• The fighting techniqus of the other masters (»Andres Juden Jobs von der Nyssen Nicklass prewsñ Hans pfaffen Döbringers«) appear in a single other manuscript too: Cod. Hs. 3227a from Nuremberg. The Glasgow fechtbuch clarifies finally that the pfaffe (priest) Hans (or Hanko) Döbringer is only one master among others and by no means the author of 3227a, a misconception for quite some time.
  • Unlike most of the other manuscripts (3227a, Ringeck, Jude Lew, Hans von Speyer) the present codex features the so-called figures – brief passages in circles preceding Liechtenauer's fighting on horseback. Only the manuscript 44 A 8 shows them in circles too; and the Jude Lew manuscript places them in front in text only.
  • Different from the versions of Jude Lew or Hans von Speyer the Glasgow manuscript mentions Johannes Liechtenauer as the author of the kampffechten and the fighting on horseback sections.
  • The text about fighting on horseback is less extensive than in the codex 44 A 8 but more substantial than offered by Lew.
  • The fechtbuch from Glasgow is a compendium from various sources and provides connections to numerous additional fencing treatises but without following a single example. Earlier fechtbücher feature a diversity of segments that might have served as sources in order to create a completely new compilation.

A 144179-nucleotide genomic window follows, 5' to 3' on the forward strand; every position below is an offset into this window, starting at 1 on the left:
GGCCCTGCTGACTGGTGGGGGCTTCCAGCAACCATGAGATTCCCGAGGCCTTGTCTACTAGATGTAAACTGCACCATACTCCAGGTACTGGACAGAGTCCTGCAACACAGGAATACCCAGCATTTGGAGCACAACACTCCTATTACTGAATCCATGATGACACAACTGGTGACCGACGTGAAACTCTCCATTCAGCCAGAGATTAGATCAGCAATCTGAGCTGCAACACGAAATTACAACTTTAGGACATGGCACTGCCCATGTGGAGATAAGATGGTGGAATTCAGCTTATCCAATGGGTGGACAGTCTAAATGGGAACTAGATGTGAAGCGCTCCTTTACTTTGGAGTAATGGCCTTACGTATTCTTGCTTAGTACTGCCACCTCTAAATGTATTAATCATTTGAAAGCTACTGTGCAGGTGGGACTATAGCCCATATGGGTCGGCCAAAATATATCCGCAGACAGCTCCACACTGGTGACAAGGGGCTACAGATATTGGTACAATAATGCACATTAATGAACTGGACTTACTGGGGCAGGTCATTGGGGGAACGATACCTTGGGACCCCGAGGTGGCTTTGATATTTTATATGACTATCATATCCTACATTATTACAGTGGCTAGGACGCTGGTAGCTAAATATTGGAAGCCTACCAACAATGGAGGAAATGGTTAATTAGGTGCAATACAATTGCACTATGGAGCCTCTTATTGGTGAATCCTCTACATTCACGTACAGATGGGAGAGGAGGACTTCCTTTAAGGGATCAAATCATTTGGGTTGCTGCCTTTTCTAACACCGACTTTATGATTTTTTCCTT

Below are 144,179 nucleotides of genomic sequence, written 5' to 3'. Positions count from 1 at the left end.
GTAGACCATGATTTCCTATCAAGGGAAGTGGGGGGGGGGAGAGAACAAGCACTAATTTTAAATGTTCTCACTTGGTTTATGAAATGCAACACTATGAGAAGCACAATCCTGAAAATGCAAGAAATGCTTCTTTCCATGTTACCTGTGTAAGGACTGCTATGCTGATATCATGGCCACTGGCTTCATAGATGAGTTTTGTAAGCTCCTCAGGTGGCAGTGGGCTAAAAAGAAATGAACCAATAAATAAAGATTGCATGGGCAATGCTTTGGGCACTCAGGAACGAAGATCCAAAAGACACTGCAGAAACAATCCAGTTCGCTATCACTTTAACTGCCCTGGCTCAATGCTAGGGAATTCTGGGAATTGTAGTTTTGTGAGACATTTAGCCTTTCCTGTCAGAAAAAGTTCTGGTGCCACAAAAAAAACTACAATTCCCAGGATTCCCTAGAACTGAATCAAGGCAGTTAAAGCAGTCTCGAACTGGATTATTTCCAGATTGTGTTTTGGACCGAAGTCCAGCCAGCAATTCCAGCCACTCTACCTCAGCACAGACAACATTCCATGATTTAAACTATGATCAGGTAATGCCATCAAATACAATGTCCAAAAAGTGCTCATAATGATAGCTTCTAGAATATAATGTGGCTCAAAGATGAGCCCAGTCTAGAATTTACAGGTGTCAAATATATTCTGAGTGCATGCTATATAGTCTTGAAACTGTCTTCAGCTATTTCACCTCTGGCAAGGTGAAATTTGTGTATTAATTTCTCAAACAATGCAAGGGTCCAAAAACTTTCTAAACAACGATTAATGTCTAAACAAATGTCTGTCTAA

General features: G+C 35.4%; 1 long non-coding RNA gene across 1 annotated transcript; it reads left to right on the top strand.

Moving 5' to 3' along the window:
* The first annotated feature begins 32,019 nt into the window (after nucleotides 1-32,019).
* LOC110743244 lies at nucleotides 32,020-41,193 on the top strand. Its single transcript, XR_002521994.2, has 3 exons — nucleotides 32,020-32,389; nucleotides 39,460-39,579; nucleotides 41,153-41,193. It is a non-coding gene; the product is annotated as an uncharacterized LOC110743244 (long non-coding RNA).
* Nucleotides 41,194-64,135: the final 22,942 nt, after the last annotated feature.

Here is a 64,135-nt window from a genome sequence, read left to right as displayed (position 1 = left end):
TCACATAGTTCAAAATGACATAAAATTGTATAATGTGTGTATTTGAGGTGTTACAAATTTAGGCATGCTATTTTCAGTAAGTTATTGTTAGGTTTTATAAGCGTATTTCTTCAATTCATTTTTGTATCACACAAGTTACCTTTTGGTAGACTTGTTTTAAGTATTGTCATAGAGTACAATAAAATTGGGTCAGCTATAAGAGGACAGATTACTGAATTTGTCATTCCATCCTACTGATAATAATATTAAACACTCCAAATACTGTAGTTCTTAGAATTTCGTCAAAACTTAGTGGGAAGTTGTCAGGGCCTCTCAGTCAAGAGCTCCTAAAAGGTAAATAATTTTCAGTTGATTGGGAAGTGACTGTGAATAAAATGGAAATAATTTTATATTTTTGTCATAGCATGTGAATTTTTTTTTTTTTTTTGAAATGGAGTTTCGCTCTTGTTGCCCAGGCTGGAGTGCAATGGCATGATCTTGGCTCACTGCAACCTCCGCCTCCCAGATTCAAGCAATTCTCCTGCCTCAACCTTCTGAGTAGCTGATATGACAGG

The manuscript is partially illustrated, namely the two chapters about Johannes Liechtenauer's techniques with the longsword, following the edition of Sigmund Emring, and the first wrestling section of an anonymous author (two further wrestling sections remain without images). This is a particular speciality, since this manuscript is – until now – the earliest known illustrated version of Liechtenauer's teachings concerning the longsword. The so-called Goliath manuscript (Ms. Germ. Quart. 2020, Krakow from about 1510–1520) offers images too. It presents 38 in the longsword section whereas the Glaswegian manuscript only offers 31. However, the first leaves are missing which according to expectations and experience would have covered the techniques from the zornhau and the krumphau. The two illustrated parts show a significant difference in quality: The longsword section is quite colourful but only roughly drawn, the wrestling techniques are rendered with more anatomical detail but only in reds and yellows – with two exceptions. Rainer Leng has identified six illustrators in total.